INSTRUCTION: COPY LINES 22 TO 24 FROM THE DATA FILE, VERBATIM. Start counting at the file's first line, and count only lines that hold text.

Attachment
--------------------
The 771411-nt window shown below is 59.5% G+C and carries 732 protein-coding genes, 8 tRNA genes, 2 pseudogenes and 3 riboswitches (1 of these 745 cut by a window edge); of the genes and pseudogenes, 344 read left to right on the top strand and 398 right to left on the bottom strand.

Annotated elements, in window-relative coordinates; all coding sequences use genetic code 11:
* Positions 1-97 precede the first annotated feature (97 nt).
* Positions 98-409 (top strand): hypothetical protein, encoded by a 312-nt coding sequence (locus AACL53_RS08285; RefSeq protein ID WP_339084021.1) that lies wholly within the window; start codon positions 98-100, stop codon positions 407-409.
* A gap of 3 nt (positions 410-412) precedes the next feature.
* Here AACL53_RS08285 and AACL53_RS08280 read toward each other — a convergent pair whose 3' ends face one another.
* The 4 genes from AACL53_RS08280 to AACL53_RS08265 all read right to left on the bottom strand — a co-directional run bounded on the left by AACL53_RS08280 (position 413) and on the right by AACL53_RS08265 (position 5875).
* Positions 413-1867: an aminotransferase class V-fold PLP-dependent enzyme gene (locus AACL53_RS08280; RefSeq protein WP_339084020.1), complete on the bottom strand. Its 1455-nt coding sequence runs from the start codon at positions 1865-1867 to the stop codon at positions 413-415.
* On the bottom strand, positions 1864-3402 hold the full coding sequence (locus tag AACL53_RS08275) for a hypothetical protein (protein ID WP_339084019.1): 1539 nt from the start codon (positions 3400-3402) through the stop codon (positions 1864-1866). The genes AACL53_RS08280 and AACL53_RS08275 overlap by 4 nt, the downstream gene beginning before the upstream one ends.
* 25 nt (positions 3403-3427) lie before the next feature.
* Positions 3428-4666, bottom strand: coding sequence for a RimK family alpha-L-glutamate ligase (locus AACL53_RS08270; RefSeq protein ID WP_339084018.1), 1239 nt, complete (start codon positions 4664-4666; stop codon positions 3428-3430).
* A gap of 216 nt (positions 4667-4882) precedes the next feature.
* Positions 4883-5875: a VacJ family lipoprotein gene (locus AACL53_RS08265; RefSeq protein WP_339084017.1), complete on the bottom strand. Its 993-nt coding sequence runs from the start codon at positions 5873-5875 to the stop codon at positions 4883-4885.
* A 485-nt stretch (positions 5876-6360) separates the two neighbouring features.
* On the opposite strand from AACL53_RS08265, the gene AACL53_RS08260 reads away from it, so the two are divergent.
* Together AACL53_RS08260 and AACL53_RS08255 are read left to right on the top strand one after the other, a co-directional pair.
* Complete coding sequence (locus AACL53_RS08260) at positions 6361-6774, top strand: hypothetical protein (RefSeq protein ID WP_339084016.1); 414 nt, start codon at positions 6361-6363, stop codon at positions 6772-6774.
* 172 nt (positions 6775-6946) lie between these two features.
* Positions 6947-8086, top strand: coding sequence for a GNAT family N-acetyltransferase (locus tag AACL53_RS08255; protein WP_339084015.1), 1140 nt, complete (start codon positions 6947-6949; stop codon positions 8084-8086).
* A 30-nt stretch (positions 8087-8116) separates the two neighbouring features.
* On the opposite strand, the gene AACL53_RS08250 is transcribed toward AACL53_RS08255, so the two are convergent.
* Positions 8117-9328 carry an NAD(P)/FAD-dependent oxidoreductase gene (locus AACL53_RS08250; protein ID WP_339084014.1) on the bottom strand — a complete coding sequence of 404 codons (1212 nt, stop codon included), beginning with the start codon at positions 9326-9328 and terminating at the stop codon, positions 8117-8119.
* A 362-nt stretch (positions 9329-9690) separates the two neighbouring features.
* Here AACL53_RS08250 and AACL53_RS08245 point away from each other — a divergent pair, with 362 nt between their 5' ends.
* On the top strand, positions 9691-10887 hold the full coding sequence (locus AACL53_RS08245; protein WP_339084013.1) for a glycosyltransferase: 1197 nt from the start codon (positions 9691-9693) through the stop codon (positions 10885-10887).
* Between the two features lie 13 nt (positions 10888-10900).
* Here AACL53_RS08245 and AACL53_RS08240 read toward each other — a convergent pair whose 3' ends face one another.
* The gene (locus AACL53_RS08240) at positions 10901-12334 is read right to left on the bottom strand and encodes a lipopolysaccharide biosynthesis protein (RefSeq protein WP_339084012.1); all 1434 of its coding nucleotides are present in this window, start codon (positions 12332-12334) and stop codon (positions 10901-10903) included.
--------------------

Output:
* Positions 8117-9328 carry an NAD(P)/FAD-dependent oxidoreductase gene (locus AACL53_RS08250; protein ID WP_339084014.1) on the bottom strand — a complete coding sequence of 404 codons (1212 nt, stop codon included), beginning with the start codon at positions 9326-9328 and terminating at the stop codon, positions 8117-8119.
* A 362-nt stretch (positions 9329-9690) separates the two neighbouring features.
* Here AACL53_RS08250 and AACL53_RS08245 point away from each other — a divergent pair, with 362 nt between their 5' ends.